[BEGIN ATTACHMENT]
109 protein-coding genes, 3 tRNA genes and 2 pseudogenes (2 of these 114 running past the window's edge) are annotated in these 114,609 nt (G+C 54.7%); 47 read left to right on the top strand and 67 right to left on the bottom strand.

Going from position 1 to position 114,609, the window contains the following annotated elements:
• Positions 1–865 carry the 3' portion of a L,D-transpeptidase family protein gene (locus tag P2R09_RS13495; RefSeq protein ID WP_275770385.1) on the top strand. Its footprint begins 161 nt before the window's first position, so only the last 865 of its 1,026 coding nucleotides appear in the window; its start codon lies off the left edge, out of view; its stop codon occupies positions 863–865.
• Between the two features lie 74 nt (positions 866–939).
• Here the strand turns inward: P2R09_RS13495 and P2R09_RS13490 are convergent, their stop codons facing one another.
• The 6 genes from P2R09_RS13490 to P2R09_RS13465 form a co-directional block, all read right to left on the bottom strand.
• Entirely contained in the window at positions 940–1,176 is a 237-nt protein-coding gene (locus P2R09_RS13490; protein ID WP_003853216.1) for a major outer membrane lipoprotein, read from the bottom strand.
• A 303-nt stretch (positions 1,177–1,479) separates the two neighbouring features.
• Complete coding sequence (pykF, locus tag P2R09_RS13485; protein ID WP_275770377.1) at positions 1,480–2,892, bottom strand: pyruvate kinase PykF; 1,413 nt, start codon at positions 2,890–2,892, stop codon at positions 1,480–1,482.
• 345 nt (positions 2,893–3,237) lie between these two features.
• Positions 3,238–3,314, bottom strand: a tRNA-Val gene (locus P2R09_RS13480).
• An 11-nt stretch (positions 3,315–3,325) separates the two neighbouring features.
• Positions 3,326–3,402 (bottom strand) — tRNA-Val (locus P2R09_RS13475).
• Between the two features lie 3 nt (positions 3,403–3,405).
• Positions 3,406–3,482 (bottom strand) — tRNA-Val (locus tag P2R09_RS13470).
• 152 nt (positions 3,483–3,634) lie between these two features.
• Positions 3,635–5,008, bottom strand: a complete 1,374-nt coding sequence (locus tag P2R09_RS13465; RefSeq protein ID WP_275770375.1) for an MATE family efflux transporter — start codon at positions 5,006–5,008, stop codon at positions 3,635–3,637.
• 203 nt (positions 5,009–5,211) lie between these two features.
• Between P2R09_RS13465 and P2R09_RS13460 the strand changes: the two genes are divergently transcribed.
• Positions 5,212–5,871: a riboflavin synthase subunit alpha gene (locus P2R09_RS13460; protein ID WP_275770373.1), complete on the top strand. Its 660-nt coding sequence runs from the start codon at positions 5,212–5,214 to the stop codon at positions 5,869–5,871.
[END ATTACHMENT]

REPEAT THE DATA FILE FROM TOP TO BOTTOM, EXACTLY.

109 protein-coding genes, 3 tRNA genes and 2 pseudogenes (2 of these 114 running past the window's edge) are annotated in these 114,609 nt (G+C 54.7%); 47 read left to right on the top strand and 67 right to left on the bottom strand.

Going from position 1 to position 114,609, the window contains the following annotated elements:
• Positions 1–865 carry the 3' portion of a L,D-transpeptidase family protein gene (locus tag P2R09_RS13495; RefSeq protein ID WP_275770385.1) on the top strand. Its footprint begins 161 nt before the window's first position, so only the last 865 of its 1,026 coding nucleotides appear in the window; its start codon lies off the left edge, out of view; its stop codon occupies positions 863–865.
• Between the two features lie 74 nt (positions 866–939).
• Here the strand turns inward: P2R09_RS13495 and P2R09_RS13490 are convergent, their stop codons facing one another.
• The 6 genes from P2R09_RS13490 to P2R09_RS13465 form a co-directional block, all read right to left on the bottom strand.
• Entirely contained in the window at positions 940–1,176 is a 237-nt protein-coding gene (locus P2R09_RS13490; protein ID WP_003853216.1) for a major outer membrane lipoprotein, read from the bottom strand.
• A 303-nt stretch (positions 1,177–1,479) separates the two neighbouring features.
• Complete coding sequence (pykF, locus tag P2R09_RS13485; protein ID WP_275770377.1) at positions 1,480–2,892, bottom strand: pyruvate kinase PykF; 1,413 nt, start codon at positions 2,890–2,892, stop codon at positions 1,480–1,482.
• 345 nt (positions 2,893–3,237) lie between these two features.
• Positions 3,238–3,314, bottom strand: a tRNA-Val gene (locus P2R09_RS13480).
• An 11-nt stretch (positions 3,315–3,325) separates the two neighbouring features.
• Positions 3,326–3,402 (bottom strand) — tRNA-Val (locus P2R09_RS13475).
• Between the two features lie 3 nt (positions 3,403–3,405).
• Positions 3,406–3,482 (bottom strand) — tRNA-Val (locus tag P2R09_RS13470).
• 152 nt (positions 3,483–3,634) lie between these two features.
• Positions 3,635–5,008, bottom strand: a complete 1,374-nt coding sequence (locus tag P2R09_RS13465; RefSeq protein ID WP_275770375.1) for an MATE family efflux transporter — start codon at positions 5,006–5,008, stop codon at positions 3,635–3,637.
• 203 nt (positions 5,009–5,211) lie between these two features.
• Between P2R09_RS13465 and P2R09_RS13460 the strand changes: the two genes are divergently transcribed.
• Positions 5,212–5,871: a riboflavin synthase subunit alpha gene (locus P2R09_RS13460; protein ID WP_275770373.1), complete on the top strand. Its 660-nt coding sequence runs from the start codon at positions 5,212–5,214 to the stop codon at positions 5,869–5,871.